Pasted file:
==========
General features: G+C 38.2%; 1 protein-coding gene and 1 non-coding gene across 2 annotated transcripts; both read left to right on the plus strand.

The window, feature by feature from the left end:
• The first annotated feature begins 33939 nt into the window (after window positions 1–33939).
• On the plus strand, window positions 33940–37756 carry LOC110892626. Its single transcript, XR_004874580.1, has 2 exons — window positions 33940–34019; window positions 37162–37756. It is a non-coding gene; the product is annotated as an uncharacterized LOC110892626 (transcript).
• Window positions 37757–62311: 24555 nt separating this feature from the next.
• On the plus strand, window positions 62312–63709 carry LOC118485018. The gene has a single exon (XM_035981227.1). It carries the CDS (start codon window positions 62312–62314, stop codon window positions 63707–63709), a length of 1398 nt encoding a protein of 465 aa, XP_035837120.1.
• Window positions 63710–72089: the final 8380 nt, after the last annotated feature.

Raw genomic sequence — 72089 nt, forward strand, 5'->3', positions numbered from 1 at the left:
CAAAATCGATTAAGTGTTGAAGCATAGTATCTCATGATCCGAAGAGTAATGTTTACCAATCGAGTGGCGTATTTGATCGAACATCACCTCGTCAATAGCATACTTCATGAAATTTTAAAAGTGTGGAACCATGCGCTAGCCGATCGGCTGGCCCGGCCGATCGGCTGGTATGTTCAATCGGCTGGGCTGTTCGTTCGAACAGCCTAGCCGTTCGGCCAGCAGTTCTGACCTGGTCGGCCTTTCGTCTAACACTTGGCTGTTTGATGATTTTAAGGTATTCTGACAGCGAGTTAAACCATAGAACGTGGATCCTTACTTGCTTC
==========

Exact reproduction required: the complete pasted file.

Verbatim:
General features: G+C 38.2%; 1 protein-coding gene and 1 non-coding gene across 2 annotated transcripts; both read left to right on the plus strand.

The window, feature by feature from the left end:
• The first annotated feature begins 33939 nt into the window (after window positions 1–33939).
• On the plus strand, window positions 33940–37756 carry LOC110892626. Its single transcript, XR_004874580.1, has 2 exons — window positions 33940–34019; window positions 37162–37756. It is a non-coding gene; the product is annotated as an uncharacterized LOC110892626 (transcript).
• Window positions 37757–62311: 24555 nt separating this feature from the next.
• On the plus strand, window positions 62312–63709 carry LOC118485018. The gene has a single exon (XM_035981227.1). It carries the CDS (start codon window positions 62312–62314, stop codon window positions 63707–63709), a length of 1398 nt encoding a protein of 465 aa, XP_035837120.1.
• Window positions 63710–72089: the final 8380 nt, after the last annotated feature.

Raw genomic sequence — 72089 nt, forward strand, 5'->3', positions numbered from 1 at the left:
CAAAATCGATTAAGTGTTGAAGCATAGTATCTCATGATCCGAAGAGTAATGTTTACCAATCGAGTGGCGTATTTGATCGAACATCACCTCGTCAATAGCATACTTCATGAAATTTTAAAAGTGTGGAACCATGCGCTAGCCGATCGGCTGGCCCGGCCGATCGGCTGGTATGTTCAATCGGCTGGGCTGTTCGTTCGAACAGCCTAGCCGTTCGGCCAGCAGTTCTGACCTGGTCGGCCTTTCGTCTAACACTTGGCTGTTTGATGATTTTAAGGTATTCTGACAGCGAGTTAAACCATAGAACGTGGATCCTTACTTGCTTC